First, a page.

In FIG. 3, in a first exemplary embodiment, the in vivo auger tool 10 may have only a core distal portion 22, which includes the core wire 20 bent like a hairpin that extends distally away out of the guide wire 30. The core wire 20 is an extremely thin, flexible, and resilient element, and the core distal portion 22 may include a core-incoming portion 24, a bend 26, and a core-returning portion 28. For example, the core wire 20 may have a diameter of 0.1 mm. and the maximum dimension of the core distal portion 22 in the plane defined thereby, may reach 0.3 mm.

In operation, the core 20 may first be navigated distally via blood vessels 300, inside vessel walls 310, until the bend 26 engages an occlusion 320, as shown in FIG. 4a, and penetrate into a furrow 340 in an occlusion 320, as depicted in FIG. 4b.

Then, the auger tool 10 may be operated to flex asymmetrically and arcuate the core returning portion 28, as shown in FIG. 5. Thereby, the arcuate flexed core-incoming portion 24 forms a longitudinal and continuous linear intrados 35 that may push the bend 26, or tool nose 27 to embed in a nose depression ND, in releasable anchoring disposed in, or adjacent, the occlusion tissue lining the furrow 340. Thereafter, the arcuate flexed and continuous core-returning portion 28 may become embedded in an extrados depression ED, proximal to the nose depression ND, in an opposite vessel wall 310 in or near the occlusion tissue lining the furrow 340.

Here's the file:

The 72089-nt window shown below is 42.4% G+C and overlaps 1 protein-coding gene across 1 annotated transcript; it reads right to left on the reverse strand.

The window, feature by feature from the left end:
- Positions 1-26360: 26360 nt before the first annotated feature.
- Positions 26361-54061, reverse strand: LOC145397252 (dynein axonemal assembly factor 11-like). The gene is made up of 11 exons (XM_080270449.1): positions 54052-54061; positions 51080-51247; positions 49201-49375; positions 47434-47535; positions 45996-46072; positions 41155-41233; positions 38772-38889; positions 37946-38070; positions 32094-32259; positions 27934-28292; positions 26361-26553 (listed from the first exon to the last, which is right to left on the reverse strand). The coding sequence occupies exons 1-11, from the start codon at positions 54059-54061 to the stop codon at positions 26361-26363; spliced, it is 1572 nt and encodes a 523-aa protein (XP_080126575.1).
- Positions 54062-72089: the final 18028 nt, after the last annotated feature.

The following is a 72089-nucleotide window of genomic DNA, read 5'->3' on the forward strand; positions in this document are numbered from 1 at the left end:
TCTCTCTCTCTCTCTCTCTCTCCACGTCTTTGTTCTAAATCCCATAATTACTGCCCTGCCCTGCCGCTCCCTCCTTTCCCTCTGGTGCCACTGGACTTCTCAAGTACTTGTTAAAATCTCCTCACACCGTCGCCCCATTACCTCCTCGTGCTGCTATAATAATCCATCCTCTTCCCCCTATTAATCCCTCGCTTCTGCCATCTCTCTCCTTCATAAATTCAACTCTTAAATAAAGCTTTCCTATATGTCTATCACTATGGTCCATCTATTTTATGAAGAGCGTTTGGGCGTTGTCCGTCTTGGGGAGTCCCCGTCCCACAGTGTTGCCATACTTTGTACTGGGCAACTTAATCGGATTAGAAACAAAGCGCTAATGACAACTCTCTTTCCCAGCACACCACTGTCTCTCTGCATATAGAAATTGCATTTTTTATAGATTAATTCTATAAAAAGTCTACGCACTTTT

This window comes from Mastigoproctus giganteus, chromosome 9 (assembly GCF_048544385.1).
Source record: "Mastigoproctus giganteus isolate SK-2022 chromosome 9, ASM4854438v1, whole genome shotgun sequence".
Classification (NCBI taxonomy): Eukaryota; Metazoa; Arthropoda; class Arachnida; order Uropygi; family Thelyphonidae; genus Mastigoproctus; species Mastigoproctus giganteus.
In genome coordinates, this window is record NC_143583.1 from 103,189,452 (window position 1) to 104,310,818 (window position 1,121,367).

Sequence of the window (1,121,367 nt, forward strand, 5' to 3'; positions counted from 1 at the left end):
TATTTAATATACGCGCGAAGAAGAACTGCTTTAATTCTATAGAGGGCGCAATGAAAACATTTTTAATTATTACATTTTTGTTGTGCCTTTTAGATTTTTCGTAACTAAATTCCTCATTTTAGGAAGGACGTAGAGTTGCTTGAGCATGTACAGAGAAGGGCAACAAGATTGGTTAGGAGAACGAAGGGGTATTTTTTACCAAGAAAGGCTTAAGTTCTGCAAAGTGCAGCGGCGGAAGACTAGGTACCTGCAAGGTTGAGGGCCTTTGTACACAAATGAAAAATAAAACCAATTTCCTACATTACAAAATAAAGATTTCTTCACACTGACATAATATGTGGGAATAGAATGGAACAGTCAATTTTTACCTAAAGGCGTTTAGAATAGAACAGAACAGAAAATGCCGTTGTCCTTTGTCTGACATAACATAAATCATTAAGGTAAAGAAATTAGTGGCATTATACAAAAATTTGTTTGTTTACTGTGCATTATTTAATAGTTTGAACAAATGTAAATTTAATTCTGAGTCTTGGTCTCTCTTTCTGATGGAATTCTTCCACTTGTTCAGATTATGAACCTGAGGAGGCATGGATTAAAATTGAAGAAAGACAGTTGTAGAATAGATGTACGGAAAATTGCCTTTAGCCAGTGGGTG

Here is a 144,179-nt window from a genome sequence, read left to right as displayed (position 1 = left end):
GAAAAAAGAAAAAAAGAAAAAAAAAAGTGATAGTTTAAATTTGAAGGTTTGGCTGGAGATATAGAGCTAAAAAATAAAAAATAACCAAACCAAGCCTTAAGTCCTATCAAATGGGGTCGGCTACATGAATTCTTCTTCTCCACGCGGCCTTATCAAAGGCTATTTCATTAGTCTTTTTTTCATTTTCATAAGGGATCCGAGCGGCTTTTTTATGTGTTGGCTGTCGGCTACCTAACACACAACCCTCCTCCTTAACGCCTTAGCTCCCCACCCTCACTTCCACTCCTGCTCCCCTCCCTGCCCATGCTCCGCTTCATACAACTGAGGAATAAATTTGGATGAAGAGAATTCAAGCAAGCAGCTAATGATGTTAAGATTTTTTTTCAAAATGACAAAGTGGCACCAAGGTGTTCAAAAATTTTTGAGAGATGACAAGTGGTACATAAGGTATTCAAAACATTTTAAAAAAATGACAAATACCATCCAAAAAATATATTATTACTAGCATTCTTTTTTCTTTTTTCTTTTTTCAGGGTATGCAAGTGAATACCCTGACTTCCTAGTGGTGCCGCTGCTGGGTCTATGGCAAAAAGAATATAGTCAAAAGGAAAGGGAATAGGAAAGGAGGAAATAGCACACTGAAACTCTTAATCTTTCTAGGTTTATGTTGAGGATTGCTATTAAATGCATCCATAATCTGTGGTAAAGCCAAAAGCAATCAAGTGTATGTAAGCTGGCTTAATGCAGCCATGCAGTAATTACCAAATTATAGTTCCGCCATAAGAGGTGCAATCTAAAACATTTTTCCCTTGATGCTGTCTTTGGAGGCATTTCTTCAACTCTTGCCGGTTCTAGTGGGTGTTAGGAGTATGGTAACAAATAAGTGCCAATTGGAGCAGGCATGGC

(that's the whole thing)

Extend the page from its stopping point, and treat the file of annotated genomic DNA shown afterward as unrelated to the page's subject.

When operated, flexing the core-returning portion 28 dilates the furrow 340 asymmetrically into one radial direction, providing forces to provoke and initiate a crack propagation mechanism in the occlusion 320, and to further open and distally deepen the furrow 340. Next, forces on the core-returning portion 28 are released whereby the elastic energy accumulated therein while flexing and the elastic energy accumulated in the main resilient element disposed in the auger actuator 500 are liberated, allowing to expand the core-returning portion 28.